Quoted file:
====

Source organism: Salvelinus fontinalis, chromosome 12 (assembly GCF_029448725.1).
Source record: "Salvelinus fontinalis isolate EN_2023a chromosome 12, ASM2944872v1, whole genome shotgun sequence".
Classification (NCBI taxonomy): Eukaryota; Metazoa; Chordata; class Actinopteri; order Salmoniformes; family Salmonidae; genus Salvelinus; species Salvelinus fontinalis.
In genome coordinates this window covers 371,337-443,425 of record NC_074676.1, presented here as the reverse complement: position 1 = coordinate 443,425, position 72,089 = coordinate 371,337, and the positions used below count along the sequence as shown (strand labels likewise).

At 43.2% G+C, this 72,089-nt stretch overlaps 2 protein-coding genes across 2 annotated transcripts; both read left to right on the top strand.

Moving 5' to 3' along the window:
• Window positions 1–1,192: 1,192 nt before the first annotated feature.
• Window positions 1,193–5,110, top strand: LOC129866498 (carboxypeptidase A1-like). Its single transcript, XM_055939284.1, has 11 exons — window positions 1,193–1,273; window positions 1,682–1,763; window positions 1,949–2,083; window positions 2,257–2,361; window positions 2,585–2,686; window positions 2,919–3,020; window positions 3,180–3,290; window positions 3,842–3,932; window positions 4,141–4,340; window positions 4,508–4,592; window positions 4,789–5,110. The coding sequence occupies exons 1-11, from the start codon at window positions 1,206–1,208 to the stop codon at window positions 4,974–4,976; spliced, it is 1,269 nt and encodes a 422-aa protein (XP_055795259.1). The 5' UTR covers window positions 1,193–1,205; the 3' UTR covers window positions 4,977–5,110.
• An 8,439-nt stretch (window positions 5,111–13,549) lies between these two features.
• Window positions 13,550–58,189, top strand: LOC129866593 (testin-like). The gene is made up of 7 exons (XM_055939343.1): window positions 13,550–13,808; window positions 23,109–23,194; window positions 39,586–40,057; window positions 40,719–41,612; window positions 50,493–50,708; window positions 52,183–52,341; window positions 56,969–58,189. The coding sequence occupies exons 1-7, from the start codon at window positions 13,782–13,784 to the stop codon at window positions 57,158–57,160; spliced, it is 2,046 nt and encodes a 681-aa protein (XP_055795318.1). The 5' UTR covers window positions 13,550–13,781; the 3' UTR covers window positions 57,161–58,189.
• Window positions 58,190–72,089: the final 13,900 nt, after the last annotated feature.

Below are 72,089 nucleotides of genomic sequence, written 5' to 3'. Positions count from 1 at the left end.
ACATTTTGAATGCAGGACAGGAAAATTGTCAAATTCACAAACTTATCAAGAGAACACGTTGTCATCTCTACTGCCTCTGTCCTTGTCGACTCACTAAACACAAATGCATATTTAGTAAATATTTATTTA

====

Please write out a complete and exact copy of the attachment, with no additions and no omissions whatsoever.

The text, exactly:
Source organism: Salvelinus fontinalis, chromosome 12 (assembly GCF_029448725.1).
Source record: "Salvelinus fontinalis isolate EN_2023a chromosome 12, ASM2944872v1, whole genome shotgun sequence".
Classification (NCBI taxonomy): Eukaryota; Metazoa; Chordata; class Actinopteri; order Salmoniformes; family Salmonidae; genus Salvelinus; species Salvelinus fontinalis.
In genome coordinates this window covers 371,337-443,425 of record NC_074676.1, presented here as the reverse complement: position 1 = coordinate 443,425, position 72,089 = coordinate 371,337, and the positions used below count along the sequence as shown (strand labels likewise).

At 43.2% G+C, this 72,089-nt stretch overlaps 2 protein-coding genes across 2 annotated transcripts; both read left to right on the top strand.

Moving 5' to 3' along the window:
• Window positions 1–1,192: 1,192 nt before the first annotated feature.
• Window positions 1,193–5,110, top strand: LOC129866498 (carboxypeptidase A1-like). Its single transcript, XM_055939284.1, has 11 exons — window positions 1,193–1,273; window positions 1,682–1,763; window positions 1,949–2,083; window positions 2,257–2,361; window positions 2,585–2,686; window positions 2,919–3,020; window positions 3,180–3,290; window positions 3,842–3,932; window positions 4,141–4,340; window positions 4,508–4,592; window positions 4,789–5,110. The coding sequence occupies exons 1-11, from the start codon at window positions 1,206–1,208 to the stop codon at window positions 4,974–4,976; spliced, it is 1,269 nt and encodes a 422-aa protein (XP_055795259.1). The 5' UTR covers window positions 1,193–1,205; the 3' UTR covers window positions 4,977–5,110.
• An 8,439-nt stretch (window positions 5,111–13,549) lies between these two features.
• Window positions 13,550–58,189, top strand: LOC129866593 (testin-like). The gene is made up of 7 exons (XM_055939343.1): window positions 13,550–13,808; window positions 23,109–23,194; window positions 39,586–40,057; window positions 40,719–41,612; window positions 50,493–50,708; window positions 52,183–52,341; window positions 56,969–58,189. The coding sequence occupies exons 1-7, from the start codon at window positions 13,782–13,784 to the stop codon at window positions 57,158–57,160; spliced, it is 2,046 nt and encodes a 681-aa protein (XP_055795318.1). The 5' UTR covers window positions 13,550–13,781; the 3' UTR covers window positions 57,161–58,189.
• Window positions 58,190–72,089: the final 13,900 nt, after the last annotated feature.

Below are 72,089 nucleotides of genomic sequence, written 5' to 3'. Positions count from 1 at the left end.
ACATTTTGAATGCAGGACAGGAAAATTGTCAAATTCACAAACTTATCAAGAGAACACGTTGTCATCTCTACTGCCTCTGTCCTTGTCGACTCACTAAACACAAATGCATATTTAGTAAATATTTATTTA